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rationale for keeping alt text spec as normative.

From: Steve Faulkner <faulkner.steve@gmail.com>
Date: Fri, 2 Nov 2012 13:45:57 +0100
Message-ID: <CA+ri+VnztOzN+hxrwcJ=-WmNs2f8dL1d0tXbdiH28GOTnqPy=A@mail.gmail.com>
To: HTMLWG WG <public-html@w3.org>
The specification 'HTML5: Techniques for providing useful text
alternatives' [1] contains normative authoring requirements because the
HTML5 specification contains normative authoring requirements covering the
same topic [2].

The normativity of the authoring requirements in the HTML5 specification
and what they require is the root of the issue, so if the normativity of
the extension spec is called into question the normativity of the
requirements in HTML5 must also be called into question.

The content of the 2 documents on the provision of text alternatives differ:

* The HTML5 specification contains requirements that contradict the
requirements of the Web Content Accessibility Guidelines 2.0 [3] and the
normative requirements do not have agreement within the accessibility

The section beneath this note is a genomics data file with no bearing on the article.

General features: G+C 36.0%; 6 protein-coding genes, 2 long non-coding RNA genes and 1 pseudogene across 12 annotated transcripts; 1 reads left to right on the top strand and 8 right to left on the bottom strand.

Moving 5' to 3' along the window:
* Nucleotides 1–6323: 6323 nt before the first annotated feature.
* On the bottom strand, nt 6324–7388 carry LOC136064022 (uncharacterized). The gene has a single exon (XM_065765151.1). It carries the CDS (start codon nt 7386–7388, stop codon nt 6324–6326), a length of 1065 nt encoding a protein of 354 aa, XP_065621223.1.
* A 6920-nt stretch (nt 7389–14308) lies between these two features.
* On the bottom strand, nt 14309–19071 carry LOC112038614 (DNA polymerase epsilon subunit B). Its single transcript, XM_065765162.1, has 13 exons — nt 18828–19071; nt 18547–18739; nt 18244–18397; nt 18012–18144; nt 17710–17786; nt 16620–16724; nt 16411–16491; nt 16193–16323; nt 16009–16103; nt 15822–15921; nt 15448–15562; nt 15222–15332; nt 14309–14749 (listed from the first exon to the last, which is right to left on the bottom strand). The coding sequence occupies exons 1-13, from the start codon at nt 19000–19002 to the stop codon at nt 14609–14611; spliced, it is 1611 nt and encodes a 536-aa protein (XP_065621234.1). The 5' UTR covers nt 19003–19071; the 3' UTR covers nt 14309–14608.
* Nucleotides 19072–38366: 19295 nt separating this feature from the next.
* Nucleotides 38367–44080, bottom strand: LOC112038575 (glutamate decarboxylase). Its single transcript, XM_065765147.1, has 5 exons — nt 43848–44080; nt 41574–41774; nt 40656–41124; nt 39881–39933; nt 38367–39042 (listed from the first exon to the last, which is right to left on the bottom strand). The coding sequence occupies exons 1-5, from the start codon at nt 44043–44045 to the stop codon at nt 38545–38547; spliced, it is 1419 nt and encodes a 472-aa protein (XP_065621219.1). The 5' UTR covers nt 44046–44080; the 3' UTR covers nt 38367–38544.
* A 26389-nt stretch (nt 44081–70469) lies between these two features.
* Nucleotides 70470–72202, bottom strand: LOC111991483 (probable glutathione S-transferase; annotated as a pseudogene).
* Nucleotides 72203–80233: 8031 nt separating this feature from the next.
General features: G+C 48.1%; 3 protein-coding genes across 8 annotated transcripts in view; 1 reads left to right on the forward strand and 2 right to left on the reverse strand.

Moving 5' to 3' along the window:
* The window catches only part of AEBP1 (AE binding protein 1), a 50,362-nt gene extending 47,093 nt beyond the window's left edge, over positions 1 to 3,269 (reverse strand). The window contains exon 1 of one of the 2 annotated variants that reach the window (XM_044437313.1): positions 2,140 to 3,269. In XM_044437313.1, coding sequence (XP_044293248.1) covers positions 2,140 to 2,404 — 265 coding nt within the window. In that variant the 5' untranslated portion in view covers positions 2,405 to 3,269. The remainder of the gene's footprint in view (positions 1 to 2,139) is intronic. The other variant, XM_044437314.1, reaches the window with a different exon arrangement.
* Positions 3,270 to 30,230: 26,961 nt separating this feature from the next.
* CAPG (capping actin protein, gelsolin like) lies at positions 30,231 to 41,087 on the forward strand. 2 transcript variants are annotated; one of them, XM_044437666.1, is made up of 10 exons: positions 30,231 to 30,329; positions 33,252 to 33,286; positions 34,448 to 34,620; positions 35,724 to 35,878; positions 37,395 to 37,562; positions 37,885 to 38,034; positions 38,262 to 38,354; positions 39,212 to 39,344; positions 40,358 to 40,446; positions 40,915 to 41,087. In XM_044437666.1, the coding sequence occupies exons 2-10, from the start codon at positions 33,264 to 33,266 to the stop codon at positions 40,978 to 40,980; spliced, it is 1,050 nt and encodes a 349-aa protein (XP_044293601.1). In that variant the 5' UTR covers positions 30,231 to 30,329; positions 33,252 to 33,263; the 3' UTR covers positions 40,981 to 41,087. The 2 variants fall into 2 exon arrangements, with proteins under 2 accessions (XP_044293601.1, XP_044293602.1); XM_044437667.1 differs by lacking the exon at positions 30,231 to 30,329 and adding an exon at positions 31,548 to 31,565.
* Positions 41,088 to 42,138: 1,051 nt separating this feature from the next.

community.
* The Techniques document does not contain requirements that contradict Web
Content Accessibility Guidelines 2.0 and the normative requirements do have
agreement within the accessibility community.


[1]http://dev.w3.org/html5/alt-techniques/
[2] http://dev.w3.org/html5/spec/the-img-element.html#alt
[3] http://www.w3.org/TR/WCAG20/
-- 
with regards

Steve Faulkner
Technical Director - TPG

www.paciellogroup.com | www.HTML5accessibility.com |
www.twitter.com/stevefaulkner
HTML5: Techniques for providing useful text alternatives -
dev.w3.org/html5/alt-techniques/
Web Accessibility Toolbar - www.paciellogroup.com/resources/wat-ie-about.html
Received on Friday, 2 November 2012 12:47:05 GMT

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